Differences Between Oil Pumps
The oil pump of the Rover V8 engine, from its introduction in the 1960s until late 1994, comprises a pair of pump gears which rotate inside a housing in the timing cover. One gear – the idler – is driven by the other, which includes a shaft that is driven off the end of the distributor. The distributor, in turn, is driven by a skew gear on the end of the camshaft.
Pre SD1-era Rover V8 engines (including Rover P5, P6 and early Range Rover) feature a pair of short
oil pump gears, the driven shaft of which has a slot into which the tooth of the distributor shaft engages.
From 1976 (SD1-era), the oil pump is improved by longer gears, the driven shaft of which is now toothed to engage in a slot in the distributor shaft. For two reasons, the two types are not interchangeable:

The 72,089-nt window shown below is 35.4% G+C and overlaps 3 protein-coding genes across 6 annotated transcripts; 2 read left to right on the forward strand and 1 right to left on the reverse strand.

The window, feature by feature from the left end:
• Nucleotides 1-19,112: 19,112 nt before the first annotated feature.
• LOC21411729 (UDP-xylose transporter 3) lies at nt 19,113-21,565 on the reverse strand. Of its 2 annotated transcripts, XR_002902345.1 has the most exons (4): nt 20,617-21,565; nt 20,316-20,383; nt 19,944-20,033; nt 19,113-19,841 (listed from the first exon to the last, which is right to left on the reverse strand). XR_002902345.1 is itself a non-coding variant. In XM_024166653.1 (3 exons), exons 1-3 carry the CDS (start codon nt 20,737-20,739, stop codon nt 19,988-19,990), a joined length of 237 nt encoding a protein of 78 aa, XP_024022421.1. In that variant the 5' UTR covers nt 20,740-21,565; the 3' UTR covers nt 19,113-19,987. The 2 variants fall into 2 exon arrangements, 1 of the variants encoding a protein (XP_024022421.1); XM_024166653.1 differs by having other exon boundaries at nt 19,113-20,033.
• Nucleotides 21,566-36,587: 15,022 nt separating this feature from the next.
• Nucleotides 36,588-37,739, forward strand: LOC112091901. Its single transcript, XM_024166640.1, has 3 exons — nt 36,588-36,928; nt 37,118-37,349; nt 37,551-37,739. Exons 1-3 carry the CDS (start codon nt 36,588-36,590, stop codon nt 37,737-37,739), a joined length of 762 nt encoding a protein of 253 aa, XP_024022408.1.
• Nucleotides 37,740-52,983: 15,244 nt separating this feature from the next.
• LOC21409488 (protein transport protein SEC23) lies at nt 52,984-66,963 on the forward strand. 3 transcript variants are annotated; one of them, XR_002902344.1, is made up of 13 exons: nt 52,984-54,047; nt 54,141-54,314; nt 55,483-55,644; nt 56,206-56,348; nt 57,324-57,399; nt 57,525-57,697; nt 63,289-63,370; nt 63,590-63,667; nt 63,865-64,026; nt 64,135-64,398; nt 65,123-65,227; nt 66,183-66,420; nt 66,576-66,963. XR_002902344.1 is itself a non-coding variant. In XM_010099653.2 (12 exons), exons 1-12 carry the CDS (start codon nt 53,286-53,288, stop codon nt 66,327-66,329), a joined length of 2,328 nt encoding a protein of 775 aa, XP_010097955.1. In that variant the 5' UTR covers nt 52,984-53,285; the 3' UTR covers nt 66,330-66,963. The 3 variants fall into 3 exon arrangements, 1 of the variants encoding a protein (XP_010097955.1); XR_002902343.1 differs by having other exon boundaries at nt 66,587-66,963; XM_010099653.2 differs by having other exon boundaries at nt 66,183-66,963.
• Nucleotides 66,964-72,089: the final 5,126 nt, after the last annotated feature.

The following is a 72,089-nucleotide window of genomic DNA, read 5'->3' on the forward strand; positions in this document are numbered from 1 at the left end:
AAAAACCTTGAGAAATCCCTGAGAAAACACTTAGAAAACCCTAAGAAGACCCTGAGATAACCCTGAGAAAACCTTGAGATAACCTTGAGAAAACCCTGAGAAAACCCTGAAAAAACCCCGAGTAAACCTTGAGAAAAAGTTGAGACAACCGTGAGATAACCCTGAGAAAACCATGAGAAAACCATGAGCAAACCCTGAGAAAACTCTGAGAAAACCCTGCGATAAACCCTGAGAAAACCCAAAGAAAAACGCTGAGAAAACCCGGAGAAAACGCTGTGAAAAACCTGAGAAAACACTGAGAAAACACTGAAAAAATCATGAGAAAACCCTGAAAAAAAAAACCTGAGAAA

- The longer gears of a post-1976 engine will not fit into the housing of a pre-76 timing cover.
- The pre-76 distributor will not engage with the shaft of a later oil pump gear.
However, timing covers are fully interchangeable, which means that an early engine can benefit from the later oil pump arrangement as long as the whole timing cover, complete with distributor, is fitted.
Alternatively, we supply an oil pump uprating kit (RB7480), specifically for pre-76 engines, which features a spacer for the oil pump cover in order to accommodate the longer gears supplied in the kit. The gears also feature the early type of distributor engagement slot.
From late 1994, a redesigned timing cover, incorporating an integral crank-driven oil pump, is fitted to Land Rover V8 engines. This supersedes the earlier, distributor-driven oil pump. However, the later arrangement, while more efficient, is not
a straight swop for the earlier timing cover, as a longer crankshaft nose is required to drive the oil pump. In addition, ancillaries, such as water pump, alternator and power steering pump would have to be changed.